In contrast to last week's US Masters, where being up with the pace was absolutely crucial, this is a venue where the odd winner comes from way off the pace.  G-Mac trailed by four with a round to go last year and Brandt Snedeker beat Luke Donald in a playoff in 2011, having trailed by six after 54 holes, but Stewart Cink easily trumps both those efforts. Back in 2004 he came from an incredible nine shots back to win so if your picks start slowly, don't give up on them. 

Beware the tough par 4 finishing hole. A par is always a good score and a one-stroke lead through 71 holes can't be considered a safe lead. 

Market Leaders

The first two in the betting, Jordan Spieth and Matt Kuchar, arrive here after a tough week at Augusta and I'm more than happy to swerve them both. 

Spieth could still be on a high after his brilliant Masters debut and he finished tied 9th on debut here 12 months ago but it's a big ask for him to contend so soon after such a momentous week and given the forecasted windy weather, the fact that he shot 74 last year when it blew hardest is also a minor concern.

Having traded odds-on in the two Texan events in the fortnight prior to the Masters and having contended strongly at the year's first major at the weekend, Matt Kuchar has to be running on fumes and he's very easy to dismiss.


Zach Johnson certainly fits the mould given he's a major winner with course form that missed the cut last week but I backed him last year at 50.049/1 and I can't take half that price this time around so he's been reluctantly left out. I've still managed to find plenty of picks though!

Last year's final round could prove to be one of the best form clues we have given the weather forecast for Thursday and Friday and I've backed the only three men that managed to break 70 that day.

Luke Donald's Hilton Head form figures for the last five years read 2-37-2-3-2 and although he missed the cut at the Masters; his two-under-par second round was a good effort. He's one of the best scramblers in the world and I can see him putting the disappointment of last week's effort behind him very quickly here.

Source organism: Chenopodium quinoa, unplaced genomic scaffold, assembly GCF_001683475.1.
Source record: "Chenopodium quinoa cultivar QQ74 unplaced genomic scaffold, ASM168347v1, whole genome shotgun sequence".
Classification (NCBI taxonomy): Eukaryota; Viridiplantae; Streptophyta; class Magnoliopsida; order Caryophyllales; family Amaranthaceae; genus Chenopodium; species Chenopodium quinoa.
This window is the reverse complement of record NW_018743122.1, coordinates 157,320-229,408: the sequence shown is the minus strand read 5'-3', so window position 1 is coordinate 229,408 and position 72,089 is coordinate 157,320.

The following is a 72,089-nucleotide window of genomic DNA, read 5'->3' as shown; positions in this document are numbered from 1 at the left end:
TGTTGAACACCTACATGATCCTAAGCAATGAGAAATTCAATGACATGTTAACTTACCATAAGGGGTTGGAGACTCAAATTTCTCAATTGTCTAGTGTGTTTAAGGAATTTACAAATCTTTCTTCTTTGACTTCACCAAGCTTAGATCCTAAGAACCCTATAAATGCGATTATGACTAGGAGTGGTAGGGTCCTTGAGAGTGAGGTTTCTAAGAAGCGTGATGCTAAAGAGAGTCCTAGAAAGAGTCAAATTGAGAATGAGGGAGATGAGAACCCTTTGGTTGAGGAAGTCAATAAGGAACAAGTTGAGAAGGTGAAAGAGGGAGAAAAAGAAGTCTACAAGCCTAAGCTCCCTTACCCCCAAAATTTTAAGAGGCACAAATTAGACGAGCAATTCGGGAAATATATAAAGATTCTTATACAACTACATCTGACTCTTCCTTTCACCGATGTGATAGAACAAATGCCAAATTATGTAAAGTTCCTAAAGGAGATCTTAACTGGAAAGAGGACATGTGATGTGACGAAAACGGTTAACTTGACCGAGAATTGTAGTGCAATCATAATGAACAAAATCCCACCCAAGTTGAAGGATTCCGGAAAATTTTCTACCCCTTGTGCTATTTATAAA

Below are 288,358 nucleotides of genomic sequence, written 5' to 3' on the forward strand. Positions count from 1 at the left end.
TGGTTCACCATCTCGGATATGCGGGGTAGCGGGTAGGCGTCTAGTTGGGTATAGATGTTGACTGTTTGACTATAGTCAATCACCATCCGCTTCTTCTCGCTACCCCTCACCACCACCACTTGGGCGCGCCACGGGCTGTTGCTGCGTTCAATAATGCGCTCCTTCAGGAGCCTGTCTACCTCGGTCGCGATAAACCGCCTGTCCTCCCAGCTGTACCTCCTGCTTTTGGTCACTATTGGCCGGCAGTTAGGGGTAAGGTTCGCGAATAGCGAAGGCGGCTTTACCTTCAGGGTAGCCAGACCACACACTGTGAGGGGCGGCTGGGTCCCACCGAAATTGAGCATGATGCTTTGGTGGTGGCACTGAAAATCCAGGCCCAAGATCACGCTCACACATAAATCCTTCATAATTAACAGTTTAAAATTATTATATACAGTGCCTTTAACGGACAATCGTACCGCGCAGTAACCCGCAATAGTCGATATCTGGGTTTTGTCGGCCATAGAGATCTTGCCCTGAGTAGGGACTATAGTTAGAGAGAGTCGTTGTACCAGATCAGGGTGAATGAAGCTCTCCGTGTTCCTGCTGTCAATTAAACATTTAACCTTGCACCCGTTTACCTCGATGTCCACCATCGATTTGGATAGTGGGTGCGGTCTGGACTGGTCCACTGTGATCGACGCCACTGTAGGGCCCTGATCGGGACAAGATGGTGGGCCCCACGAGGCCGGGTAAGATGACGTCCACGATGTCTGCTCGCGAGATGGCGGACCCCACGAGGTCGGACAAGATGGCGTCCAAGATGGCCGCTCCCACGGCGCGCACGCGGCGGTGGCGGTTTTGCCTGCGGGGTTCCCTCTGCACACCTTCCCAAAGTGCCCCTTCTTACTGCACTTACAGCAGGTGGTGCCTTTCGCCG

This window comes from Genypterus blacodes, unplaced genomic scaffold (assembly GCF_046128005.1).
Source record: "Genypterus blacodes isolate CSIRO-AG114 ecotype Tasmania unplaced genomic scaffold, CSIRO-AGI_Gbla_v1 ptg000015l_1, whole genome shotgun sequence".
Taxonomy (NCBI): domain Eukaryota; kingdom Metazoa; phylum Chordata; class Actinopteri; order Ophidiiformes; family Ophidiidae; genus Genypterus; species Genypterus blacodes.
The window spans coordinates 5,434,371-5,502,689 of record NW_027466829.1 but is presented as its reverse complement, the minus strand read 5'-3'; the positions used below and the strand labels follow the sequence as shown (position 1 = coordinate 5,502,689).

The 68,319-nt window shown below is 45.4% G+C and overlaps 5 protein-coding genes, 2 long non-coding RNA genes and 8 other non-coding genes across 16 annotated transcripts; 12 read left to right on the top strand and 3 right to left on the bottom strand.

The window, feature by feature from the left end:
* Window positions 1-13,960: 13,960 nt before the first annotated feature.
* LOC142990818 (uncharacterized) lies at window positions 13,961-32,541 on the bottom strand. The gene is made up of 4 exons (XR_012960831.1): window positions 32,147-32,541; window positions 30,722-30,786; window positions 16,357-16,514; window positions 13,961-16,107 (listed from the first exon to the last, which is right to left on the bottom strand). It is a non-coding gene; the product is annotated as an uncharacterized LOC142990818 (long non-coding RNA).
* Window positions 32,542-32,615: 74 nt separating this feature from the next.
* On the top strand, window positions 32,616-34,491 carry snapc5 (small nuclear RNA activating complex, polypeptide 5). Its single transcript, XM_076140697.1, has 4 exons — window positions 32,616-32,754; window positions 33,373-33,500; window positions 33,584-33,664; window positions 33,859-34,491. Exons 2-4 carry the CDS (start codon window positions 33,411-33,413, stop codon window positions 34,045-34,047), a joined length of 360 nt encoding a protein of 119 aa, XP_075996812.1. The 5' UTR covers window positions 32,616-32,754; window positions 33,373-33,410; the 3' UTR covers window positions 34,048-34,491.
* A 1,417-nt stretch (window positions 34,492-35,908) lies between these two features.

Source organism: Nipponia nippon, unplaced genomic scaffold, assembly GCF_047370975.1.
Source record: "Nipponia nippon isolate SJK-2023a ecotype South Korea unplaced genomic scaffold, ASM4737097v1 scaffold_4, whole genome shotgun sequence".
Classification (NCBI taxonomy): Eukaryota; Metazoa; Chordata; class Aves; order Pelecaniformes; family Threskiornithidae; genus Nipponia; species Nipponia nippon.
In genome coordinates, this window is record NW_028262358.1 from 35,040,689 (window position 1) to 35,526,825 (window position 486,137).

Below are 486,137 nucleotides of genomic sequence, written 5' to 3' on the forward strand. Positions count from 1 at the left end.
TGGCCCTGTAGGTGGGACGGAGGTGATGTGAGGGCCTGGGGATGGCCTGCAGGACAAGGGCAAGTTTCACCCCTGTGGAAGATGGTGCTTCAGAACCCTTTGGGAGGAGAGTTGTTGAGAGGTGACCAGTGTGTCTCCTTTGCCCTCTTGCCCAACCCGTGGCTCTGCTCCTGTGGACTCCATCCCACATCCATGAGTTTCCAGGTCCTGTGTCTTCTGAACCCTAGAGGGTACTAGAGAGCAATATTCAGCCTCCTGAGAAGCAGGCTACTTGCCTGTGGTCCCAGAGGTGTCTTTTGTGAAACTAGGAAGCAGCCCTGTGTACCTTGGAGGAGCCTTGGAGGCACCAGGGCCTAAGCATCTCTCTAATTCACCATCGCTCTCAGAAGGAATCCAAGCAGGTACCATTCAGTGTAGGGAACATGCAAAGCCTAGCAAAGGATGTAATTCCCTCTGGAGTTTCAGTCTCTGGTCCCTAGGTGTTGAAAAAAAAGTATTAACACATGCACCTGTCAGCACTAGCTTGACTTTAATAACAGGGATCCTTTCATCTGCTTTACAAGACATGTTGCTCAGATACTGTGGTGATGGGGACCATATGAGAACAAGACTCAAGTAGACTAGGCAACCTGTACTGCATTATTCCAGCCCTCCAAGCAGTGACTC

I've had a smaller bet on defending champion Graeme McDowell but I felt I couldn't leave him out. Payne Stewart, Davis Love III and Boo Weekley have already won the event back-to-back so it can be done and given the forecast and the fact that he missed the cut at Augusta, G-Mac could easily become the 10th man to win the title more than once.

The third man that broke 70 on day four 12 months ago was this year's Honda Classic winner, Russell Henley, and I thought 48.047/1 was more than fair about the South Carolina resident. His performance was perhaps the most eye-catching of the three given he was playing in the event for the first time and his finishing position of tied 6th was highly respectable. He coped with the blustery weather well when winning in Florida and his other PGA Tour victory at the Sony Open came at a similar venue to this one - Waialae Country Club in Hawaii. 

I've also thrown a few pounds at a myriad of outsiders - the aforementioned treble-seeking Boo Weekley, Major winners Ben Curtis and Justin Leonard (the 2002 Heritage champ). Wind-specialist and multiple PGA Tour winner, Mark Wilson, local lad, Scott Brown, who I fancy has the game for the course, and a pair of 1000.0 shots in the shape of Briny Baird and Woody Austin. Both men have finished runner-up here before and both have fairly recent form. Baird traded odds-on at the McGladrey Classic, played at a venue very similar to this one - the Sea Islands Golf Club in neighbouring Georgia. And Austin was a winner at the Sanderson Farms Championship in July. 


Luke Donald @ 26.025/1
Graeme McDowell @ 27.026/1
Russell Henley @ 48.047/1
Boo Weekley @ 130.0129/1
Ben Curtis @ 270.0269/1
Justin Leonard @ 270.0269/1
Mark Wilson @ 330.0329/1
Scott Brown @ 400.0399/1
Briny Baird @ 1000.0
Woody Austin @ 1000.0

I'll be back later with my Malaysian Open preview.

*You can follow me on Twitter @SteveThePunter